Author : Kate Robinson
The Leasehold Reform (Ground Rent) Bill 2022 was introduced in the House of Lords on 12 May 2021. The Bill proposes restriction of ground rents on recently crafted long leases of flats and houses to a minimum annual rent. The Act puts an end to ground rents and will apply to most new extended residential leasehold properties in England and Wales.
According to the UK government, The Act aims to make homeownership more transparent and fairer to future leaseholders and benefit millions. The unfair practices that forced some leaseholders to pay heavy and increasing ground rents undid the reputation of the leasehold system. They didn’t get any service for the corresponding value in return.
The Act is expected to plug such gaps and prevent such instances in the future. It will tackle the ambiguity and unfairness for future leaseholders. The Competition and Markets Authority is investigating the accusation of unfair charges in the leasehold sector. They have asked developers and freeholders to remove the doubling of ground rent in properties. The move will benefit existing leaseholders. This first phase of promised leasehold reforms came into effect on 30th June. However, further leasehold reforms are yet to be announced.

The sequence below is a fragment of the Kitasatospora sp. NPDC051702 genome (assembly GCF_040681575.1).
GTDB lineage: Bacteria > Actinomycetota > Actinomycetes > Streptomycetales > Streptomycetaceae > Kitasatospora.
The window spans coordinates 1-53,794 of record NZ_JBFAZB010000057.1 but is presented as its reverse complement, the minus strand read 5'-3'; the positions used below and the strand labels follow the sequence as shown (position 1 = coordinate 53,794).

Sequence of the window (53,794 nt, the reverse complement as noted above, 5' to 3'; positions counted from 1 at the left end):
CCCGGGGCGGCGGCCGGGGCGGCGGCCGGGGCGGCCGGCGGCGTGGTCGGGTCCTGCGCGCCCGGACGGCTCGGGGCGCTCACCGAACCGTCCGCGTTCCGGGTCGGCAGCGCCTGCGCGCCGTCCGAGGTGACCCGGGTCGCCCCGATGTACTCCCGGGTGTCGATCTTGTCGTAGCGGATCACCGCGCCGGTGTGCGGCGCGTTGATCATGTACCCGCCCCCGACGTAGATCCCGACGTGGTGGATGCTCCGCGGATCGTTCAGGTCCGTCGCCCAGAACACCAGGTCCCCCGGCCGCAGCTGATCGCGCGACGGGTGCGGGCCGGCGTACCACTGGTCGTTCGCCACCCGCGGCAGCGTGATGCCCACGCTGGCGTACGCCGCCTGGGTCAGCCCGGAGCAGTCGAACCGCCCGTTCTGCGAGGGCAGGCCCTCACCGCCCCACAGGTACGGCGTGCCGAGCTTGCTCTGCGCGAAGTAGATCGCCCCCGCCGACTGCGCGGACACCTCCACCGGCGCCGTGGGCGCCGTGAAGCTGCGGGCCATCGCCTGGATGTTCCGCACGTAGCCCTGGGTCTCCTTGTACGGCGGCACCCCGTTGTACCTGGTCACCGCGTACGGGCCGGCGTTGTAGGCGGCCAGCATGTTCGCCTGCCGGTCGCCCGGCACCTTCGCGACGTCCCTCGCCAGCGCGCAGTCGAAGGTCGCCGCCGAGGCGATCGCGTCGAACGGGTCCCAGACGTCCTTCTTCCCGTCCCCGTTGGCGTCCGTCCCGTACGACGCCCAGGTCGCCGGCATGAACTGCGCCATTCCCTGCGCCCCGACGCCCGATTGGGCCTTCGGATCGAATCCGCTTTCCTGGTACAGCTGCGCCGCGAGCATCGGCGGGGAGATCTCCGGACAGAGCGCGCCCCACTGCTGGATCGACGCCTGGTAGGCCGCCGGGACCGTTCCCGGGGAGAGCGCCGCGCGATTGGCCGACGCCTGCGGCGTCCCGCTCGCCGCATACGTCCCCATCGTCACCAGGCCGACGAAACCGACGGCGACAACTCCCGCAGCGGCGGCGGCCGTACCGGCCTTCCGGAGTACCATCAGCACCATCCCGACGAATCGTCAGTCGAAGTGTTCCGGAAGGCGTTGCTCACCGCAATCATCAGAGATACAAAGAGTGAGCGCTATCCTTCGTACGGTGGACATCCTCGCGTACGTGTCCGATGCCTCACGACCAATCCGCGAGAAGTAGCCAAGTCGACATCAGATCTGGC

Ground Rent Abolishment
Ground rent was abolished from all new leases in England and Wales from 30 June 2022. This ground rent on new leases will never be more than a ‘peppercorn’–or zero. Ground rent was also stopped on unofficial lease extensions from July 2022. Freeholders cannot increase ground rent for the remaining period of a lease. The ground term will become zero from the date the existing term expires and the new term takes effect. The new law also covers retirement properties. However, they have been given time until April 2023 to comply.